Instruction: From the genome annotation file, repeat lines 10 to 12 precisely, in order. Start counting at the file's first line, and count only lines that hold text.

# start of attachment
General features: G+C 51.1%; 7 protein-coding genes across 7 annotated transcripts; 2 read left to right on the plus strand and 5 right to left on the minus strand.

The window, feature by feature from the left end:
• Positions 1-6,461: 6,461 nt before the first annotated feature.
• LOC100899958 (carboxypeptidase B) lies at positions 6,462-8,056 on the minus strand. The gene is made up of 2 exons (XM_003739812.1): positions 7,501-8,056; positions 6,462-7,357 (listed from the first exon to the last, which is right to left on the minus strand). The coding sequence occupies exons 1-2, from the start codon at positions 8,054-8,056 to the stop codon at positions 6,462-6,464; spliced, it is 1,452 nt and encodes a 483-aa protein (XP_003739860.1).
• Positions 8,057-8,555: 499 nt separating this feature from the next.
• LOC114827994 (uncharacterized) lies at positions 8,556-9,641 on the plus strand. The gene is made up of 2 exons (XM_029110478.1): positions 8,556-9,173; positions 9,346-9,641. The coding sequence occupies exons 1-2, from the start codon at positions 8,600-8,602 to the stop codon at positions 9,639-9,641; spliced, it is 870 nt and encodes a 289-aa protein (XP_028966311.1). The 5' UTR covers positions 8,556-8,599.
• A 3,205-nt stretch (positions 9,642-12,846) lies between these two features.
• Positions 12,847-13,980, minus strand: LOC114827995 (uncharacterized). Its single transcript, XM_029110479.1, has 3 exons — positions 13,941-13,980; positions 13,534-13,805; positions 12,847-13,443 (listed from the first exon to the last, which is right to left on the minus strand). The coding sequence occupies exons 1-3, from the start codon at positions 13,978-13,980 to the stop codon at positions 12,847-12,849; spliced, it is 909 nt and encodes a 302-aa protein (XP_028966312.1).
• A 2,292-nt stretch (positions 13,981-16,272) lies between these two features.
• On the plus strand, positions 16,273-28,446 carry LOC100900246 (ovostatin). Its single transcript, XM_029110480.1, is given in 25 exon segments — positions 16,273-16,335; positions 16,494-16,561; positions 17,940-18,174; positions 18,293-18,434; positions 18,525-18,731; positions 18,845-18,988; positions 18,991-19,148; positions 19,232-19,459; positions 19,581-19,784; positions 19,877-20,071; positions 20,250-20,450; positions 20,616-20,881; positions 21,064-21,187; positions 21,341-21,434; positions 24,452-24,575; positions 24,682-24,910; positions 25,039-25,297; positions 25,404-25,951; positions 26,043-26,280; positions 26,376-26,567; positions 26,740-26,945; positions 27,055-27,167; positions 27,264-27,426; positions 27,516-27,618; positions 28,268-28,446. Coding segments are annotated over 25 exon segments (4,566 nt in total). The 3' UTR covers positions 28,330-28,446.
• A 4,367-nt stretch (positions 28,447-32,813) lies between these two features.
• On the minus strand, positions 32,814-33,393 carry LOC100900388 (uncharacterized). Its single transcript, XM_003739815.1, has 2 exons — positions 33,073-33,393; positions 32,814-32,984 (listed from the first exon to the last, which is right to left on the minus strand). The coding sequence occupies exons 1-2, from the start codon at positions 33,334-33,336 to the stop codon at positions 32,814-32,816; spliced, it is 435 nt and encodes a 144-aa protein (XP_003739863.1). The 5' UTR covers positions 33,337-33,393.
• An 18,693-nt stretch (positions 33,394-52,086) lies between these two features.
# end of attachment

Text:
• On the plus strand, positions 16,273-28,446 carry LOC100900246 (ovostatin). Its single transcript, XM_029110480.1, is given in 25 exon segments — positions 16,273-16,335; positions 16,494-16,561; positions 17,940-18,174; positions 18,293-18,434; positions 18,525-18,731; positions 18,845-18,988; positions 18,991-19,148; positions 19,232-19,459; positions 19,581-19,784; positions 19,877-20,071; positions 20,250-20,450; positions 20,616-20,881; positions 21,064-21,187; positions 21,341-21,434; positions 24,452-24,575; positions 24,682-24,910; positions 25,039-25,297; positions 25,404-25,951; positions 26,043-26,280; positions 26,376-26,567; positions 26,740-26,945; positions 27,055-27,167; positions 27,264-27,426; positions 27,516-27,618; positions 28,268-28,446. Coding segments are annotated over 25 exon segments (4,566 nt in total). The 3' UTR covers positions 28,330-28,446.
• A 4,367-nt stretch (positions 28,447-32,813) lies between these two features.
• On the minus strand, positions 32,814-33,393 carry LOC100900388 (uncharacterized). Its single transcript, XM_003739815.1, has 2 exons — positions 33,073-33,393; positions 32,814-32,984 (listed from the first exon to the last, which is right to left on the minus strand). The coding sequence occupies exons 1-2, from the start codon at positions 33,334-33,336 to the stop codon at positions 32,814-32,816; spliced, it is 435 nt and encodes a 144-aa protein (XP_003739863.1). The 5' UTR covers positions 33,337-33,393.